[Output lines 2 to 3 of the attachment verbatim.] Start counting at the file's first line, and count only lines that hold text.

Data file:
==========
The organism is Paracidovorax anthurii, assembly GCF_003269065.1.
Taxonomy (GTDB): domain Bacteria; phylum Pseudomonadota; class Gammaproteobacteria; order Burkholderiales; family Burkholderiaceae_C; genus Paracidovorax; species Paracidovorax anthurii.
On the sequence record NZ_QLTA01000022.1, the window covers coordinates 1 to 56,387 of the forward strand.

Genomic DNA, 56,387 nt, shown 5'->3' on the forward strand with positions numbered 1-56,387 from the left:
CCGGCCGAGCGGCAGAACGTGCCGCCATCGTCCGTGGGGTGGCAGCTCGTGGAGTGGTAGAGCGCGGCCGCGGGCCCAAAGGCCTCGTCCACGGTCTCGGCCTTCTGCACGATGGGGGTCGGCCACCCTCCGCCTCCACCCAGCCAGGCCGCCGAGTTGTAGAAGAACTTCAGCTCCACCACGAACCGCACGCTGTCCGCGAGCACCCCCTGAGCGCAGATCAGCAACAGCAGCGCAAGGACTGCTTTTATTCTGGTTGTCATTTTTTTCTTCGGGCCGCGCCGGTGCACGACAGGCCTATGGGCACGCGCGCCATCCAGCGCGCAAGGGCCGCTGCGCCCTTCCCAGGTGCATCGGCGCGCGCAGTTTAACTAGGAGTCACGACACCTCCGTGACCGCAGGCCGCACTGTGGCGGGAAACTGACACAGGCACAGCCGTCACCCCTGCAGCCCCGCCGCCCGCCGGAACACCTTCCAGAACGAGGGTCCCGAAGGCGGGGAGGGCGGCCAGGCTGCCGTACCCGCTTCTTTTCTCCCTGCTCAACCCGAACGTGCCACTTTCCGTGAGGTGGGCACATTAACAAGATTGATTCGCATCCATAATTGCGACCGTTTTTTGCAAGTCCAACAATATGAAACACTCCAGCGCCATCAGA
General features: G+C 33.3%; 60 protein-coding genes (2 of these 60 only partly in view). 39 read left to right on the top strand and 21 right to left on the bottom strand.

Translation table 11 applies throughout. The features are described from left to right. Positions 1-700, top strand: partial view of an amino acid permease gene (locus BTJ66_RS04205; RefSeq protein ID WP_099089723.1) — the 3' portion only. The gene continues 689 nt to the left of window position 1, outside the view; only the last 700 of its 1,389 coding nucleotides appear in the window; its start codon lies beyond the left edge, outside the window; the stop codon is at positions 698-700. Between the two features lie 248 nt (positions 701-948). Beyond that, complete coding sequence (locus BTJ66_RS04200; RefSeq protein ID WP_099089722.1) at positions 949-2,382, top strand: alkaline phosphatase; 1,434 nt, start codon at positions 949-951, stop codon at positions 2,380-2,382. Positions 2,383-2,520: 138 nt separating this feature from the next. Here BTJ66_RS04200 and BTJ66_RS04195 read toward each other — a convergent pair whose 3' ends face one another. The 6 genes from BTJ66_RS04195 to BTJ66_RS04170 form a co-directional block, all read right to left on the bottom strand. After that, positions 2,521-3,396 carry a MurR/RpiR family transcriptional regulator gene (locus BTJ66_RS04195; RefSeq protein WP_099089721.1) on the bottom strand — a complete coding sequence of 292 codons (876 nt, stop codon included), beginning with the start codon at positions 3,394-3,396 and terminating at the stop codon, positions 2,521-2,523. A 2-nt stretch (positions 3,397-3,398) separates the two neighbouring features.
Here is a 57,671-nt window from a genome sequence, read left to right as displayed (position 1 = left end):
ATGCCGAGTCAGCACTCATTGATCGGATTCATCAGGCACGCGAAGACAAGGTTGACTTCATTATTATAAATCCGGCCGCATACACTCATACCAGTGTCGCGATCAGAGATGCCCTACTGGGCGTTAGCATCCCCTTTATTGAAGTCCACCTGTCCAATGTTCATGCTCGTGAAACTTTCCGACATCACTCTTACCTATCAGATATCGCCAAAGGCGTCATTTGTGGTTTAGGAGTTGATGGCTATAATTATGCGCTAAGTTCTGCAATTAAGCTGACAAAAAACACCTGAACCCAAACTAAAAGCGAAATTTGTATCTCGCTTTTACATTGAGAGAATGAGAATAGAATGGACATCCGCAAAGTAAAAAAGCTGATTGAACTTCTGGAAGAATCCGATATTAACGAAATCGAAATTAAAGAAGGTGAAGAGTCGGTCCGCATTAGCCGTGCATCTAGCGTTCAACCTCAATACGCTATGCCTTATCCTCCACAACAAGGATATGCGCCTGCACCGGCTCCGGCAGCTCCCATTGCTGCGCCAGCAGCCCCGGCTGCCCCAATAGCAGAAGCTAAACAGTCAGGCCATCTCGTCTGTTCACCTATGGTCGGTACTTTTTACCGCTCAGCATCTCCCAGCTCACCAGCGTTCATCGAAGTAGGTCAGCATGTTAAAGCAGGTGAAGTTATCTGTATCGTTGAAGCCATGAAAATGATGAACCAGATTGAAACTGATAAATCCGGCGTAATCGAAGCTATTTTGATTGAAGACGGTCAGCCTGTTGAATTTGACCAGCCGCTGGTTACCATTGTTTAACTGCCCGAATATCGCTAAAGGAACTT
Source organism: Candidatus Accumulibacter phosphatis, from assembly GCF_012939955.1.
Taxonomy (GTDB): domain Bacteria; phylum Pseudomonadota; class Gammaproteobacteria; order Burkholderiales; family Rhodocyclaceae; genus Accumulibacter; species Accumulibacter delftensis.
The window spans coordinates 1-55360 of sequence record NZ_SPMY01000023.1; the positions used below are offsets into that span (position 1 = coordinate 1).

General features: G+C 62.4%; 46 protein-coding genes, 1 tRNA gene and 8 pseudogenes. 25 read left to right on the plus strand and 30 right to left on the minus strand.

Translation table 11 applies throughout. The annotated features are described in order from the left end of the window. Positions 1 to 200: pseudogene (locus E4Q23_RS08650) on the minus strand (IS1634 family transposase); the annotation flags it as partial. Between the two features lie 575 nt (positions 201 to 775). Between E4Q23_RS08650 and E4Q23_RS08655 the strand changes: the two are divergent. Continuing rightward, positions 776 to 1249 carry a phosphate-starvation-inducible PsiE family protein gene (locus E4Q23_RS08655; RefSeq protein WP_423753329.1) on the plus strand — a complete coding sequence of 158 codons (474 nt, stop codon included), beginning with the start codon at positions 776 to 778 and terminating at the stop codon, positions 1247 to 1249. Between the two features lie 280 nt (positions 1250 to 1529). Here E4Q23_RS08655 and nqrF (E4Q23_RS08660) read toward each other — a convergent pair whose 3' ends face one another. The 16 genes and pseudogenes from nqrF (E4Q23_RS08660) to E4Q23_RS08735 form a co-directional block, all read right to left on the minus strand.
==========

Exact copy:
Taxonomy (GTDB): domain Bacteria; phylum Pseudomonadota; class Gammaproteobacteria; order Burkholderiales; family Burkholderiaceae_C; genus Paracidovorax; species Paracidovorax anthurii.
On the sequence record NZ_QLTA01000022.1, the window covers coordinates 1 to 56,387 of the forward strand.